By Gregory Keer
My son is going through a grumpy stage. And a selfish stage. And a tantrum stage. He has enough sulks, brooding looks, and dagger I am going through a stage myself. It’s called the I-am-a-weak -minion-of-a-3-year-old stage.
What chance do I have against a boy who can be so confoundingly difficult and so darn adorable at the same time? Every request I make is met by a “no,” or a creative alternative. Take this classic episode from “Scenes From the Dinner Table”: “How ‘bout some more broccoli,” I encourage. “No,” he fires back. “You used to think it was as good as dessert,” I respond. “No, I didn’t,” he says, giving me his best “You’re tearing me apart!” Rebel Without a Cause impression. I then try to explain to him that, “I am your father and I distinctly recall that you preferred broccoli to cookies when you were younger.” “Well, I don’t like it anymore. It sticks in my teeth,” he offers, indicating a green sprout with his tongue.
Then I try getting mad, “You cannot leave the table until you eat something healthy!” I say, pounding my fist on the table. How does he respond? He laughs himself off the chair. How else do you respond to a pushover who tries to act tough?
All of this is a result of what some of those smug, know-it-all child development experts (my wife included) call the “first adolescence.” This is the time toddlers/early preschoolers bombard their parents with an arsenal of defiance, manipulation, and emotional see-sawing that rivals that of teenagers. All of this is in the name of gaining dominance and independence.
It’s a valiant battle for power, and he is really good at it. Take this little nighttime conversation for example: “Let’s brush your teeth,” I say. “OK, let’s do it with the tube of toothpaste,” he says as he ingeniously saves time and effort by rubbing the Tom’s of Maine Silly Strawberry tube over his baby teeth. This time, I laugh, and thereby lose all credibility as an authority figure for at least a week.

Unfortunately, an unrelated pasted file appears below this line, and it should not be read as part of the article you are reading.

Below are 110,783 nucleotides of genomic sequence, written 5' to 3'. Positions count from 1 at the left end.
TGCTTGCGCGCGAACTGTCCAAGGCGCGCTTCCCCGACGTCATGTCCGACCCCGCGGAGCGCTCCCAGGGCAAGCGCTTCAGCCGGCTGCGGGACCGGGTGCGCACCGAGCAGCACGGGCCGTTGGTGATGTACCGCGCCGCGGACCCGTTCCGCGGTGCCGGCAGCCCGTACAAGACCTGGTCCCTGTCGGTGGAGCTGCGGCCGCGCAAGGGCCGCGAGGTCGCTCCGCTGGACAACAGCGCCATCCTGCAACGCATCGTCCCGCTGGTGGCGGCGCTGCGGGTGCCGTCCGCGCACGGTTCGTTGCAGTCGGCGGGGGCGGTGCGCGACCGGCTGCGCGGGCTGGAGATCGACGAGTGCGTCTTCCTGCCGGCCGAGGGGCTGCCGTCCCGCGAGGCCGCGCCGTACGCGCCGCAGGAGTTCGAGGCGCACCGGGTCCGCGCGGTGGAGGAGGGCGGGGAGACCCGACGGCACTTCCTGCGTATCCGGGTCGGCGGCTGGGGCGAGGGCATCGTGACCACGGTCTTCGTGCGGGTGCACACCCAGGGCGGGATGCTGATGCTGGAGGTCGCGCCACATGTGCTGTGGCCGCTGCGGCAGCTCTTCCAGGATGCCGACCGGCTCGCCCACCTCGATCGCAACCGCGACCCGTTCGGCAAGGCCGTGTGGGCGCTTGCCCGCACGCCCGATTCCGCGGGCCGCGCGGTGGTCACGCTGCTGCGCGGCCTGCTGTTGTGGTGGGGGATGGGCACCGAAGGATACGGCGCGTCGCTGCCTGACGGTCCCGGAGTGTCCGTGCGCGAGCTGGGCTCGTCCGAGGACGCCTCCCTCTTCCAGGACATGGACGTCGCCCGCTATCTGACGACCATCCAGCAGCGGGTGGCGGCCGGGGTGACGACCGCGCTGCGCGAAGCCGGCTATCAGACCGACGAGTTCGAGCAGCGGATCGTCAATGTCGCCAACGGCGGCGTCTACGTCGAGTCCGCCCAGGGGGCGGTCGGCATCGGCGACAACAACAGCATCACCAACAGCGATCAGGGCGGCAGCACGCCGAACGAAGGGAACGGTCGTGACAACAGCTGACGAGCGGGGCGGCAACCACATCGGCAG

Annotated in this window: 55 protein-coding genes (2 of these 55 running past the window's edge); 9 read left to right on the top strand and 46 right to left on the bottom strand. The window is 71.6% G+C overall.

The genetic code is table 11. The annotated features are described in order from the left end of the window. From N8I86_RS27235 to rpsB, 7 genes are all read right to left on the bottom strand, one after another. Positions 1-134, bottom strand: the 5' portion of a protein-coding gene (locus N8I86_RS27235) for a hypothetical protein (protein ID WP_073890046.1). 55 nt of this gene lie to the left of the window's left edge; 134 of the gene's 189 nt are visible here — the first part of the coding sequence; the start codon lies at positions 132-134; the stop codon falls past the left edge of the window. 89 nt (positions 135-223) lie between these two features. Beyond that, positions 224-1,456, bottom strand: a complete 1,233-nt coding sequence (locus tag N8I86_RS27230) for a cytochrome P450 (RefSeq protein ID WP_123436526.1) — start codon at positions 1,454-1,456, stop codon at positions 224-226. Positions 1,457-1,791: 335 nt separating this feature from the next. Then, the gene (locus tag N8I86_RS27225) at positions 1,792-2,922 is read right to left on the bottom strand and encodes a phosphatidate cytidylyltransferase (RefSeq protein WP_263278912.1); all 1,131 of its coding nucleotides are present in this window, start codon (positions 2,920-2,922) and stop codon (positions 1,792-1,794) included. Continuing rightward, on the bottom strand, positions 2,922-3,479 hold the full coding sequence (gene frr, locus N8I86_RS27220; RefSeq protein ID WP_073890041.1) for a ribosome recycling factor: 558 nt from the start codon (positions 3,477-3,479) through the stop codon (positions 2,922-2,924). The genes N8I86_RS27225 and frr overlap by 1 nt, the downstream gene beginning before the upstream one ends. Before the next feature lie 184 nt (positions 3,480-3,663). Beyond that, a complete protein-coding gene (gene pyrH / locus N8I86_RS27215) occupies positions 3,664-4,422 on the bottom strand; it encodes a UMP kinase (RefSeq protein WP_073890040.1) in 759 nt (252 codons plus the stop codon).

I constantly teeter between bemusement and frustration in the face one-liners that any teenager would be proud of. “It’s not fair” is a favorite he uses. It’s the utility fielder of sayings that comes in handy whenever he’s not allowed to watch any more <i>Land Before Time #148</i> or told he needs to wear a jacket because it’s colder than ice cream outside.
There’s the “I’m not tired/I’m tired” combo platter. This involves saying he’s not tired when it’s 10 at night (don’t ask how he gets that far). We especially love it when he says “I’m not tired,” then promptly crashes into slumber like a KO’d heavyweight. He uses “I’m tired” when he doesn’t want to put away his toys. He also uses this excuse to try to stay in bed late (a time-honored sign of a teenager). And then there’s the now-famous “I’m tired of taking naps at school.” Try to untangle that one, why don’t you?
Other links between the age of 3 and 16 are his fussiness about his wardrobe, the way he struts like a tough guy around the girls in his class, and his repeated cry of “I don’t want to go to school” (my wife and I have visions of him cutting from circle time to go shoplifting in the candy aisle at Ralphs).
Lost in all of this are my feelings. I’m the one who feels like throwing a tantrum when I offer to put on his shoes, only to be pushed away. “I want to do it!” he says. Patiently, I watch him struggle for a couple moments. Then he says, “You do it, Daddy.” So I start putting them on before he barks, “Not these shoes. I want my <i>other</i> shoes.” And that’s not to mention the bruised ego I suffer when my little angel rebuffs me whenever I ask him how his school day went, “I’m not going to tell you.” Ouch!
But while teens are on their way to the adult world, where power and independence are vital to survival, a 2 to 4 year old is on his or her way to the playground. So the experts recommend that parents be “firm in a gentle manner.” But what exactly does that mean? It sounds like they suggest I whisper when I say, “Don’t poke your baby brother in the soft spot on top of his head.” And, should I give him a snuggle while I warn, “Sit on your tush in that chair or you’ll fall and break your arm”?
For the most part, I follow the experts’ advice (toning down the violent imagery) and have modest degree of success, despite my occasional meltdowns into immaturity (“Fine, if you won’t sit still for this picture, I won’t color with you later!”). What’s important is that I see my son for what he is — a little boy who has a healthy quest for independence and the most glorious giggle for me when I come home for dinner.